The West Bank is a landlocked territory near the Mediterranean coast of Western Asia, bordered by Jordan to the east and by the Green Line separating it and Israel on the south and north. The West Bank contains a significant section of the western Dead Sea shore; the “West Bank” was the name given to the territory, captured by Jordan in the aftermath of the 1948 Arab–Israeli War, subsequently annexed in 1950 until 1967 when it was occupied by Israel during the 1967 Six-Day War. The Oslo Accords, signed between the Palestine Liberation Organization and Israel, created administrative districts with varying levels of Palestinian autonomy within each area. Area C, in which Israel maintained complete civil and security control, accounts for over 60% of the territory of the West Bank; the West Bank, including East Jerusalem, has a land area of 5,640 km2 plus a water area of 220 km2, consisting of the northwest quarter of the Dead Sea. As of July 2017 it has an estimated population of 2,747,943 Palestinians, 391,000 Israeli settlers, another 201,200 Israeli settlers in East Jerusalem.
The international community considers Israeli settlements in the West Bank, including East Jerusalem, illegal under international law, though Israel disputes this. The International Court of Justice advisory ruling concluded that events that came after the 1967 occupation of the West Bank by Israel, including the Jerusalem Law, Israel's peace treaty with Jordan and the Oslo Accords, did not change the status of the West Bank as occupied territory with Israel as the occupying power; the name West Bank is a translation of the Arabic term ad-Diffah I-Garbiyyah, given to the territory west of the Jordan River that fell, in 1948, under occupation and administration by Jordan, which subsequently annexed it in 1950. This annexation was considered illegal and was recognized only by Britain and Pakistan; the term was chosen to differentiate the west bank of the River Jordan from the "east bank" of this river. The neo-Latin name Cisjordan or Cis-Jordan is the usual name for the territory in the Romance languages and Hungarian.
The name West Bank, has become the standard usage for this geopolitical entity in English and some of the other Germanic languages since its creation following the Jordanian army's conquest. In English, the name Cisjordan is used to designate the entire region between the Jordan River and the Mediterranean in the historical context of the British Mandate and earlier times; the analogous Transjordan has been used to designate the region now comprising the state of Jordan, which lies to the east of the Jordan River. From 1517 through 1917, the area now known as the West Bank was under Ottoman rule as part of the provinces of Syria. At the 1920 San Remo conference, the victorious Allied powers allocated the area to the British Mandate of Palestine; the San Remo Resolution adopted on 25 April 1920 incorporated the Balfour Declaration of 1917. It and Article 22 of the Covenant of the League of Nations were the basic documents upon which the British Mandate for Palestine was constructed. Faced with the determination of Emir Abdullah to unify Arab lands under the Hashemite banner, the British proclaimed Abdullah ruler of the three districts, known collectively as Transjordan.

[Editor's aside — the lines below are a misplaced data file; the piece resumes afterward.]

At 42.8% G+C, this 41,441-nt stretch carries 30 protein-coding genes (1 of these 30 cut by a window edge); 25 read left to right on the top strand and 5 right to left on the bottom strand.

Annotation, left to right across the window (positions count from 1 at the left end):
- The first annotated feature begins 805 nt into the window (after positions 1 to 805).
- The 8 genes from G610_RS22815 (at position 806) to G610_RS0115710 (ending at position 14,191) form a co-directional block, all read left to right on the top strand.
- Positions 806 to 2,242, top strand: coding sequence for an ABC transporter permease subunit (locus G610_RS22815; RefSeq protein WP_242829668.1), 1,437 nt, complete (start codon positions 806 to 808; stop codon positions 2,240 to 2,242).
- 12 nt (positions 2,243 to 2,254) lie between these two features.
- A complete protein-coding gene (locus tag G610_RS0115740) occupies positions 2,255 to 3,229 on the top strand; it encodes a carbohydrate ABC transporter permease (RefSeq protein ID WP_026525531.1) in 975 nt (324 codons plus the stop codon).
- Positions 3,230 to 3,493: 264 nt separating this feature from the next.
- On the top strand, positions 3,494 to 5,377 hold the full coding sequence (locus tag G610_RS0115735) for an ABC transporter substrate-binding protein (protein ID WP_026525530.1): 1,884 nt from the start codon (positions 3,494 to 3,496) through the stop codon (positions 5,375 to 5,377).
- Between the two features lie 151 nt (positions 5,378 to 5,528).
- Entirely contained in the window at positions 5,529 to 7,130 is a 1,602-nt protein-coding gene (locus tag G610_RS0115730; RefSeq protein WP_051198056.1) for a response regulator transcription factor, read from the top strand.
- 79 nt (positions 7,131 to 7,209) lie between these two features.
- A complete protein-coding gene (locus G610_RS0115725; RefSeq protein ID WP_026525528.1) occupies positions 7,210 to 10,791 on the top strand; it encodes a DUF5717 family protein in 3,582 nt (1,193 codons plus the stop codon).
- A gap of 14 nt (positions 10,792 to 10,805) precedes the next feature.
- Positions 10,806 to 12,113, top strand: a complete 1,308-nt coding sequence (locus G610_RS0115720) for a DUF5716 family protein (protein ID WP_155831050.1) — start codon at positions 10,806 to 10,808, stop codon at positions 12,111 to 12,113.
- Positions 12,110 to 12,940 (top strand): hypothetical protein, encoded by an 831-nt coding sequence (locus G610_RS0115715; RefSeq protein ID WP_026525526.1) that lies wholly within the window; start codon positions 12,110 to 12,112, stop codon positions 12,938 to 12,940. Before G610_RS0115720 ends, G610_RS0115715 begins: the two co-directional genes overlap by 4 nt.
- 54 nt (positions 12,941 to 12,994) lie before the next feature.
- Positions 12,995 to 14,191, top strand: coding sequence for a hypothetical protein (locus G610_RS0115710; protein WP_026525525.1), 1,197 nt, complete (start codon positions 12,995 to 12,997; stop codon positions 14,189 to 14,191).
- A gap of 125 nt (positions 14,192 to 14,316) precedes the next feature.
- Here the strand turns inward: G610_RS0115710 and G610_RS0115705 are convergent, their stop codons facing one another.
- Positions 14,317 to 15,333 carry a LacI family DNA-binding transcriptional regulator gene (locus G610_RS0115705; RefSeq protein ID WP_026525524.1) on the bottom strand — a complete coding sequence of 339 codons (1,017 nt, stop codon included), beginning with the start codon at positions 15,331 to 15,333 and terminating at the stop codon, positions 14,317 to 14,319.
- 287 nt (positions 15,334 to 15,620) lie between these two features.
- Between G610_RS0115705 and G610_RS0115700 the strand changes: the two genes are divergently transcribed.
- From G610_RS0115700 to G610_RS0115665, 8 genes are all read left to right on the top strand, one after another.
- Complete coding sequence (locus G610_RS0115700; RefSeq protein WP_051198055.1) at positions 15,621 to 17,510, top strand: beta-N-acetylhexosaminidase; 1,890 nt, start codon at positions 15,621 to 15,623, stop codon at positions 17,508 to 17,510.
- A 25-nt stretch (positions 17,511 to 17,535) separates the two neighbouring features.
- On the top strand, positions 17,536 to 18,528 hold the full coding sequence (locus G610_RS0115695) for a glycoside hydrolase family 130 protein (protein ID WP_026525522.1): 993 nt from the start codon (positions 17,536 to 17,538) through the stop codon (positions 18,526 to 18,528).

Confident that his plans for the unity of the Arab nation would come to fruition, the emir established the first centralized governmental system in what is now modern Jordan on 11 April 1921. In 1947, it was subsequently designated as part of a proposed Arab state by the United Nations partition plan for Palestine; the resolution recommended partition of the British Mandate into a Jewish State, an Arab State, an internationally administered enclave of Jerusalem. The resolution designated the territory described as "the hill country of Samaria and Judea" as part of the proposed Arab state, but following the 1948 Arab–Israeli War this area was captured by Transjordan; the 1949 Armistice Agreements defined the interim boundary between Jordan. Following the December 1948 Jericho Conference, Transjordan annexed the area west of the Jordan River in 1950, naming it "West Bank" or "Cisjordan", designated the area east of the river as "East Bank" or "Transjordan". Jordan ruled over the West Bank from 1948 until 1967.
Jordan's annexation was never formally recognized by the international community, with the exception of the United Kingdom and Iraq. A two-state option, dividing Palestine, as opposed to a binary solution arose during the period of the British mandate in the area; the United Nations Partition Plan had envisaged two states, one Jewish and the other Arab/Palestinian, but in the wake of the war only one emerged at the time. During the 1948 war, Israel occupied parts of what was designated in the UN partition plan as “Palestine”. King Abdullah of Jordan had been crowned King of Jerusalem by the Coptic Bishop on 15 November 1948. Palestinian Arabs in the West Bank and East Jerusalem were granted Jordanian citizenship and half of the Jordanian Parliament seats. In June 1967, the West Bank and East Jerusalem were captured by Israel as a result of the Six-Day War. With the exception of East Jerusalem and the former Israeli-Jordanian no man's land, the We